Why is Dry Mouth a Condition to Take Seriously?

Dry mouth, which is referred to medically as xerostomia, is a condition in which the mouth is unable to produce a healthy amount of saliva. It’s a fairly common issue, but few understand how important it is to talk to their dentist about dry mouth. Here are just a few serious conditions it can lead to.

Decay

People tend to underestimate the importance of saliva. Aside from washing away food particles, it contains minerals and compounds that help combat plaque and bacteria. Additionally, it takes longer to chew food without plenty of saliva to break things down and keep the mouth moist, which means your teeth will be subject to excessive wear. Without a healthy flow of saliva, you’ll be at far greater risk of developing tooth decay.

Bad Breath

If you’ve started to notice that your breath isn’t quite as fresh as it used to be, dry mouth could be the cause. The neutralizing acids found in saliva prevent bacteria from forming, and you need it to wash away the dead cells that can accumulate across the tongue, gums, and cheeks. Those cells start to decompose quite quickly – if you don’t get rid of them, unpleasant breath can be the result.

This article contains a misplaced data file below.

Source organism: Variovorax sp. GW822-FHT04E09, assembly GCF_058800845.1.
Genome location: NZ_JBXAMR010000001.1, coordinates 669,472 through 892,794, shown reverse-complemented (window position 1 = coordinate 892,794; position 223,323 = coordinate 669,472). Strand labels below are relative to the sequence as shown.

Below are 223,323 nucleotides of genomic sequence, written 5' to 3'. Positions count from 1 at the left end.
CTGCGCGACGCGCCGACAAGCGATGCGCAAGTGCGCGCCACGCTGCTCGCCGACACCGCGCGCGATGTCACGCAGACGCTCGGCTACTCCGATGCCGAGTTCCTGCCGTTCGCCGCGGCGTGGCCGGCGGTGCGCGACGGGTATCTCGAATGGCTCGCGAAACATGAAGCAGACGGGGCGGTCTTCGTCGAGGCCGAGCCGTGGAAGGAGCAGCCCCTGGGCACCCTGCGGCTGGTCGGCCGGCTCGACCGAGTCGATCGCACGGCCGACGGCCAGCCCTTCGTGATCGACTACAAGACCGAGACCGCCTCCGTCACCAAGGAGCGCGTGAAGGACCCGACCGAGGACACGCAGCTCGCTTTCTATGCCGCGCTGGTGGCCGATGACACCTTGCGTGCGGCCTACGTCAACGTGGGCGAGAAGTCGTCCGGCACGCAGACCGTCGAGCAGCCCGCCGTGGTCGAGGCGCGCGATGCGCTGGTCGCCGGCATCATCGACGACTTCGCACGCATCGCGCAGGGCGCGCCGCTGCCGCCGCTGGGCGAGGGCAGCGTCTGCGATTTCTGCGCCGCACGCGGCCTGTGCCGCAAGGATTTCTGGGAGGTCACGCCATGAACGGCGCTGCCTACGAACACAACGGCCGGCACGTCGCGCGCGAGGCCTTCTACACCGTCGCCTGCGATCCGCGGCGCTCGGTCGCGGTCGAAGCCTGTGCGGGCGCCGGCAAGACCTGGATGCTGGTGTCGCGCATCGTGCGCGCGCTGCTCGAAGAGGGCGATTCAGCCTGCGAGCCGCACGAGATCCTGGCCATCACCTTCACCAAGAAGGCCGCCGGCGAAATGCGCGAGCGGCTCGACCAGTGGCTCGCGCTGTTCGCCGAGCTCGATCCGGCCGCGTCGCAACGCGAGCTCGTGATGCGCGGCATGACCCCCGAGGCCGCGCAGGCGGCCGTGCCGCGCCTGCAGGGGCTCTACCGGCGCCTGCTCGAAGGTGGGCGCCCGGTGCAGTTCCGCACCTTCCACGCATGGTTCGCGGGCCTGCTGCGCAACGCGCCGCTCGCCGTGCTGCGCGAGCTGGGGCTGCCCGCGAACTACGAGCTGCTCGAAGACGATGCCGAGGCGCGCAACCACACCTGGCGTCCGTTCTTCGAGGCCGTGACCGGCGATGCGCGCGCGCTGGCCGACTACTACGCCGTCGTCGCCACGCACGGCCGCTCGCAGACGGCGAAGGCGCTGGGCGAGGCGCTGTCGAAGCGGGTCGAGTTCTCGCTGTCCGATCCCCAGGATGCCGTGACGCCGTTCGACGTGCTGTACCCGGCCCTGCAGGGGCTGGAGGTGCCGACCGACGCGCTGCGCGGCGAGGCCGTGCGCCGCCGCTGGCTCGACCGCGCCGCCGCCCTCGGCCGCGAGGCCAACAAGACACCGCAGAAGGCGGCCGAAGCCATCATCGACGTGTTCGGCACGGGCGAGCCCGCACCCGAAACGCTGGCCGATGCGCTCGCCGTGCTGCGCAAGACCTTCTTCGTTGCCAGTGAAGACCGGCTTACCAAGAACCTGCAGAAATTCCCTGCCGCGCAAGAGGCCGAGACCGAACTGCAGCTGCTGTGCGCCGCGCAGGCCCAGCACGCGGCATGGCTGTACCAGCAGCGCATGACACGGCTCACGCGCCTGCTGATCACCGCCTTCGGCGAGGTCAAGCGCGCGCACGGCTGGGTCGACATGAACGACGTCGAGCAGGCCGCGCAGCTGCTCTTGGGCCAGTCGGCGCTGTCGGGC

Sores

When the mouth is dry, the skin around the lips starts to crack. It’s something most of us have experienced when we become dehydrated. When someone suffers from chronic dry mouth, areas inside the mouth can also crack. Given the increase of bacteria, cracking skin can easily lead to the development of oral sores.

Thrush

Thrush is caused by bacteria known as candida fungus. It’s a condition people tend to associate with slightly more intimate areas than the mouth, but it can occur here too. In fact, your mouth already contains candida fungus. That’s fine when a healthy flow of saliva is keeping the bacteria in check. If it isn’t, oral thrush becomes more likely. This is even more serious than it sounds – thrush can spread to other parts of the body, including the heart and lungs.

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